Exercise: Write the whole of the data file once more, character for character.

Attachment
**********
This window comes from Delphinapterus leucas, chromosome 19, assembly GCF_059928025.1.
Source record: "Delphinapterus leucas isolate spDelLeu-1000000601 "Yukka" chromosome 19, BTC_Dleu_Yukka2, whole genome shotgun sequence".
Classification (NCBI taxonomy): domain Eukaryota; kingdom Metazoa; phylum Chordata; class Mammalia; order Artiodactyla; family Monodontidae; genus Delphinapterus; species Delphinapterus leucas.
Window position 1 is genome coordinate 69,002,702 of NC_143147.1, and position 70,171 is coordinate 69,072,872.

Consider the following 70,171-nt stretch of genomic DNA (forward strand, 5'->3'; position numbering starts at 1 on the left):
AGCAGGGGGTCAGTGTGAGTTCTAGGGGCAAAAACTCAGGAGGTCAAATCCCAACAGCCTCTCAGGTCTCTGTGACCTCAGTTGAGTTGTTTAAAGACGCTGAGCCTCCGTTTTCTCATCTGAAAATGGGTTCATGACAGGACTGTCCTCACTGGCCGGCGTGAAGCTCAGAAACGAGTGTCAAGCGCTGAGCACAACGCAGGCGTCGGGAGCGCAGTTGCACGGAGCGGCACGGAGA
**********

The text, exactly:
This window comes from Delphinapterus leucas, chromosome 19, assembly GCF_059928025.1.
Source record: "Delphinapterus leucas isolate spDelLeu-1000000601 "Yukka" chromosome 19, BTC_Dleu_Yukka2, whole genome shotgun sequence".
Classification (NCBI taxonomy): domain Eukaryota; kingdom Metazoa; phylum Chordata; class Mammalia; order Artiodactyla; family Monodontidae; genus Delphinapterus; species Delphinapterus leucas.
Window position 1 is genome coordinate 69,002,702 of NC_143147.1, and position 70,171 is coordinate 69,072,872.

Consider the following 70,171-nt stretch of genomic DNA (forward strand, 5'->3'; position numbering starts at 1 on the left):
AGCAGGGGGTCAGTGTGAGTTCTAGGGGCAAAAACTCAGGAGGTCAAATCCCAACAGCCTCTCAGGTCTCTGTGACCTCAGTTGAGTTGTTTAAAGACGCTGAGCCTCCGTTTTCTCATCTGAAAATGGGTTCATGACAGGACTGTCCTCACTGGCCGGCGTGAAGCTCAGAAACGAGTGTCAAGCGCTGAGCACAACGCAGGCGTCGGGAGCGCAGTTGCACGGAGCGGCACGGAGA